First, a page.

If you’re having a hard time getting the patties to stick together, it means your stuffing needs a little moisture. If this is the case, transfer the stuffing to a large bowl along with 1 beaten egg. Use your hands to gently knead it all together, then divide and shape into patties.
Scoop the flour onto a large plate and place the patties in the flour, lightly coating both sides, pressing to help the flour adhere to the stuffing. Gently pat to get rid of excess flour.
Heat 3 tablespoons oil in a cast-iron skillet over medium-high until shimmering.
Add the patties, in batches if necessary, until golden-brown on both sides, carefully using a spatula to flip.
Once evenly browned, transfer patties to a sheet pan and place in the oven to keep warm.
Wipe out skillet.
Heat 2 Tbsp olive oil or butter in the same skillet over medium.
Add the greens, season with salt and pepper, and sauté, cooking, until the greens have wilted, 3–5 minutes. (Note that spinach and chard will wilt more quickly than the kale.)
Make your eggs the way you like them: poached, sunny side-up, fried, or scrambled!
Serve each patty topped with some of the sautéed greens and an egg.
Chances are that you’ve got other Thanksgiving leftovers along with your stuffing. Here are some ways to incorporate them into this dish:
+ Turn this into a leftover stuffing eggs “Benedict” by reheating your leftover gravy and draping it over top in place of traditional hollandaise.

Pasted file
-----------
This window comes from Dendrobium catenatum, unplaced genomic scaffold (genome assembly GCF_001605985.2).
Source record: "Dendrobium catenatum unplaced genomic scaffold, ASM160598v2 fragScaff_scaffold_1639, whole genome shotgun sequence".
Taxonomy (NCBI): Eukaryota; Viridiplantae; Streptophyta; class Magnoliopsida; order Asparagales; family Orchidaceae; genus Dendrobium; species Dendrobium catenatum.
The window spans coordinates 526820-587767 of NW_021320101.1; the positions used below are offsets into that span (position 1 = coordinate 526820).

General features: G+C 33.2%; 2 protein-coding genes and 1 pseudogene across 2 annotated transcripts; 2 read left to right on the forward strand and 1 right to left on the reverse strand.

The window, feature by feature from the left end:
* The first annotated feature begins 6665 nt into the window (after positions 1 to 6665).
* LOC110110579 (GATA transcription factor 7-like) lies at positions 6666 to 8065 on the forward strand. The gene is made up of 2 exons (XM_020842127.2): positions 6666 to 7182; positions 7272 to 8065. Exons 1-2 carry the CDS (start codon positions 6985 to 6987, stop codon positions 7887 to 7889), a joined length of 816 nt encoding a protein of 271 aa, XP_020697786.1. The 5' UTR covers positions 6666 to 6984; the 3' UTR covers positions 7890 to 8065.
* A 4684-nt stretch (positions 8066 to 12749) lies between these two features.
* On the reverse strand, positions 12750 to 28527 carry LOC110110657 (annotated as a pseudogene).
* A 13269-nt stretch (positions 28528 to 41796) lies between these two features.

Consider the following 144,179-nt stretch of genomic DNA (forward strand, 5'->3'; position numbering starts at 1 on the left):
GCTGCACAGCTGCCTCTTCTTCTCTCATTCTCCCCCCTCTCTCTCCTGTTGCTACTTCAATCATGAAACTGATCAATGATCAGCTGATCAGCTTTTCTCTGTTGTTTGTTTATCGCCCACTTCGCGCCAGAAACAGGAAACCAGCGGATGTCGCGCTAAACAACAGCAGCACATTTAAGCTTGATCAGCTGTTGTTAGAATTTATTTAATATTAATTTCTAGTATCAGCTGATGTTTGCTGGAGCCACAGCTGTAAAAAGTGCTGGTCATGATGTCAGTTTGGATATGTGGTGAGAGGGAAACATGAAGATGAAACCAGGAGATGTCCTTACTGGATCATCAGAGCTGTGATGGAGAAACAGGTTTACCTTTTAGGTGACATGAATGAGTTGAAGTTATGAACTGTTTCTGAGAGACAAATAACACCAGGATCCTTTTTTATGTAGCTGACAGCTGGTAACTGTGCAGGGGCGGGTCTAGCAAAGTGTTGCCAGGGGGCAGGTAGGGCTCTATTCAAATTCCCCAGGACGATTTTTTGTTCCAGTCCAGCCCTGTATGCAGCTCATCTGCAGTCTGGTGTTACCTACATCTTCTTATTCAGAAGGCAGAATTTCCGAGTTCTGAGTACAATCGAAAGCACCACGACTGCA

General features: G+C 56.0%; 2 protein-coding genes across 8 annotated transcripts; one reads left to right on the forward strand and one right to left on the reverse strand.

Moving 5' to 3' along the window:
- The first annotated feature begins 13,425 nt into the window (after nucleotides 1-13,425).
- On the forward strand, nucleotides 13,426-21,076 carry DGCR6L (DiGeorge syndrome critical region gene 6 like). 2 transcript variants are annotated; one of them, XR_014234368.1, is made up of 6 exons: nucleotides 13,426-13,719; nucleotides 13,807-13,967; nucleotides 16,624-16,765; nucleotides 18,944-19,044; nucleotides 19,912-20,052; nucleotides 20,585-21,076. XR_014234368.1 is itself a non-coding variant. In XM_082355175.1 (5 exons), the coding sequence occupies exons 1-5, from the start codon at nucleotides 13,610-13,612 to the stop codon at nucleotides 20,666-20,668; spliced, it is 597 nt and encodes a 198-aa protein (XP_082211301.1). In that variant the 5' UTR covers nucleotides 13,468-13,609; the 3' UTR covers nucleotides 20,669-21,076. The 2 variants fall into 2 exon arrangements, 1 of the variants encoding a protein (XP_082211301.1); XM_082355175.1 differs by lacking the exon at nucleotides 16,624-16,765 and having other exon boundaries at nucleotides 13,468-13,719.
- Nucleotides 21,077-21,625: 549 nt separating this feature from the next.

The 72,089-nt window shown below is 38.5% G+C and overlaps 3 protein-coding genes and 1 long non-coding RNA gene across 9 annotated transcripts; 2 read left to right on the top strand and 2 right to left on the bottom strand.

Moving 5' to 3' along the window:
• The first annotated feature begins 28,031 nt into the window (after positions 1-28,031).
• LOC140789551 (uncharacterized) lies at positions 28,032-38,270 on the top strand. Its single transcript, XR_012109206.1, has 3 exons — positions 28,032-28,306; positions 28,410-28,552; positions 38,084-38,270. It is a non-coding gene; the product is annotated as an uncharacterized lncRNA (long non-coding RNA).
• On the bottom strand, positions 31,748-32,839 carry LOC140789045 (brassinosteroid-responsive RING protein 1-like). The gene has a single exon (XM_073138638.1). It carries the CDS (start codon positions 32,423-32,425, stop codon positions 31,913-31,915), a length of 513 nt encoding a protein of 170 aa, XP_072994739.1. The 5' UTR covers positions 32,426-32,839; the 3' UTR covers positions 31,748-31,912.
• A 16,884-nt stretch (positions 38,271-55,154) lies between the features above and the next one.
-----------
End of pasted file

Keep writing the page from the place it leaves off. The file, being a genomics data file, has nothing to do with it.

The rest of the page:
+ Serve the patties, greens & eggs with a scoop of cranberry sauce for sweet and tangy flavor in each bite.
+ For the meat eaters—shred any leftover turkey and layer on top of the patty underneath the greens and eggs. Or use in place of the eggs.
+ Leftover Brussels sprouts? Thinly slice and reheat them for use instead of the greens.
Thanks to Carrie King for writing this post and developing the recipe. When Carrie’s not encouraging me in tiny-apartment cooking adventures, she’s a food writer and editor. Her cookbook work includes Breakfast, Lunch, Dinner….Life with Missy Robbins and The Chef Next Door with Amanda Freitag. She has contributed to Gather Journal and Life & Thyme and works as recipe editor at Marley Spoon and Dinnerly. Thanks to culinary school and lots of time spent in kitchens, both professional and home, she can cook just about anything, but usually just wants a
few couple few slices of pizza.
For the curious:
I made an iteration of this stuffing using a combination of leftover sourdough and French baguette. Since I tore the bread by hand, I found it helpful to use an egg to bind the stuffing as I shaped patties.
The cranberry sauce is homemade (with honey!).
The bitty bowl for cranberry sauce is from East Fork Pottery.
The grid napkins are from Fog Linen.
My trusty cast iron skillet is from The Field Company.
If your own family has more than you need this holiday and you’re contributing to a food drive, here are a few helpful things to consider.